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Posts posted by devinf

  1. I'm not a fan of the Taylor but I'm stuck with it. Dunno the model number, but it has a 3 qt. capacity and you pour your base in from the top. Blech. It works just fine and dandy, but cleaning it and doing large runs can be a hassle.

    I've used the Capigiani (or Coldelite?) that has everything right in the front. Love it. It gets my vote and i wish i had one at work. I think it is the LB-100B model, but I'd have to check next time I run across it.


  2. How about a bavarian cake? Layer it with a citrus flavored chiffon cake and serve it up with some of that sorbet.

    Life has handed me grapefruits; lots of 'em.  I want to make some sort of dessert for tomorrow night, but the only grapefruit dessert I know is curd, sorbet, or maybe broiled grapefruit. 

    So, then, what's the best way to use up all this citrusy goodness?

  3. We've got a bucket of baking jam in dry storage that I have yet to see opened. I have no idea what the difference is, but the idea of it having added thickeners sounds about right (think apricoture-like texture). I've always used plain ol' jamjam when baking and when seedless is needed just run it through a tamis.


  4. The green parts are tasty.

    Simmer them in cream, puree, pass through a tamis and add to mashed potatoes or used as some sort of a base for other things.


  5. I got shuffled around today on swing shift.

    On the line a couple fo us would make an extra chunk of pork belly now and again and we'd split that. The official staff meal was pork ribs and mashed potatoes.

    Then I got rotated over to pastry for the first time and had a grand time sampling the entire menu :) Sugar overload never felt better. A big cup o' coffee topped it all off. Yum. Sign me up anytime, chef!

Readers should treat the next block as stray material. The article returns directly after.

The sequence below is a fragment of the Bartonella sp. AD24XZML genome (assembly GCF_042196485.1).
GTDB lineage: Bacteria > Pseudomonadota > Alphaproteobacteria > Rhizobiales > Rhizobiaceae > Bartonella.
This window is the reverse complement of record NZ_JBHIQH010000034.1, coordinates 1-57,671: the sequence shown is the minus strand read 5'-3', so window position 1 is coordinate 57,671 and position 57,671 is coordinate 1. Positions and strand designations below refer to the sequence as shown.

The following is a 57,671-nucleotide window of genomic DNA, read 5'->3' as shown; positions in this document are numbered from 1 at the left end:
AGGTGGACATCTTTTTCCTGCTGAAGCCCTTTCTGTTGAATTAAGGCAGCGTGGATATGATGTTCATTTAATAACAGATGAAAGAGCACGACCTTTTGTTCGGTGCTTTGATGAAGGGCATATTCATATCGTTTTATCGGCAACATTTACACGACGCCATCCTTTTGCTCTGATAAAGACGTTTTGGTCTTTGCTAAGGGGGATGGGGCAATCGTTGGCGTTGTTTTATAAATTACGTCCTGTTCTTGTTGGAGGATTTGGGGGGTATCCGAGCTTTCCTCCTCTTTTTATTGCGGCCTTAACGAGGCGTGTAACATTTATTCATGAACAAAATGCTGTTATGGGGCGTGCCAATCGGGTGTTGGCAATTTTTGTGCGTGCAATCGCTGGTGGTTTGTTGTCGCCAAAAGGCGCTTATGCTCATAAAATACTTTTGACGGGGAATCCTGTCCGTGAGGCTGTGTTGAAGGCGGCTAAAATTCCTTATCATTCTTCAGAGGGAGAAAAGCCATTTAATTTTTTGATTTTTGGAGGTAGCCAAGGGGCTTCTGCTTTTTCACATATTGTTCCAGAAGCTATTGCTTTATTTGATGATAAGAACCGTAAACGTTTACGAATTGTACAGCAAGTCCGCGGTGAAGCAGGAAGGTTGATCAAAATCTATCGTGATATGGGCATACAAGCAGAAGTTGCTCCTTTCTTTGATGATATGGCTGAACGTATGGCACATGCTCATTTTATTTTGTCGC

6. 50/50 brought to a boil for a couple of minutes will do the trick. It should last a week or two, maybe longer - dunno for sure, mine never maks it that long.

    Or if you want to get really technical, get a Baume meter which registers the density of sugar. The 1:1 ratio should get you 25 Baume. If you want a long-term syrup solution that will last for awhile in your fridge, do a 1:1.25 water/sugar mix and shoot for 29 Baume. At 29 the solution is considered "saturated" and it will keep for a long time without crystalization or going sour.


  7. Equal parts rye flour and water does the trick. Just feed it once a day - take out a portion of the existing starter (say 1 pound) and add equal parts rye flour and water. Rinse, repeat...

    Here's a killer recipe I made just last week, sorry for the large numbers, but make big batches. Also made using a large 40 quart mixer, so not sure how this would translate into a home environment. You could divide it up or use baker's percentage I suppose...

    Caraway Rye Sourdough

    2#2oz. high gluten flour

    2#2oz. organic whole wheat flour

    1#2oz. coarse rye flour

    3#10oz. rye starter

    3#10oz. water

    1 oz. fresh yeast

    2 1/2 oz. salt

    2 oz. caraway seeds

    1- Straight mixing method (5 minutes at 1st gear on Hobart).

    2- Bulk fermentation for 1 1/2 hours, perform a fold/turn at 45 minutes.

    3- Scale out 1 1/2 pound loaves. Bench rest before shaping. I make rounds and proof in baskets dusted with rye flour, but suppose you could make batards or some other shape.

    4- Final proof 1-2 hours

    5- Bake at 425F with steam.

    I use a docker on the top of the round before loading it in the oven rather than scoring it. It is a wonderful and fragrant bread. Taste good right out of the oven and even better the next day.


  8. Before lunch hit I whipped up a bit of our penne we keep for kids, threw in some sauted maitake and chantrelle mushrooms and mixed it with some butter and parm.

    Family dinner was huge hotel pans of blah mac and cheese (same penne and some sorta creamy cheese sauce thing), green salad and garlic bread (we make our own breads - yum!)


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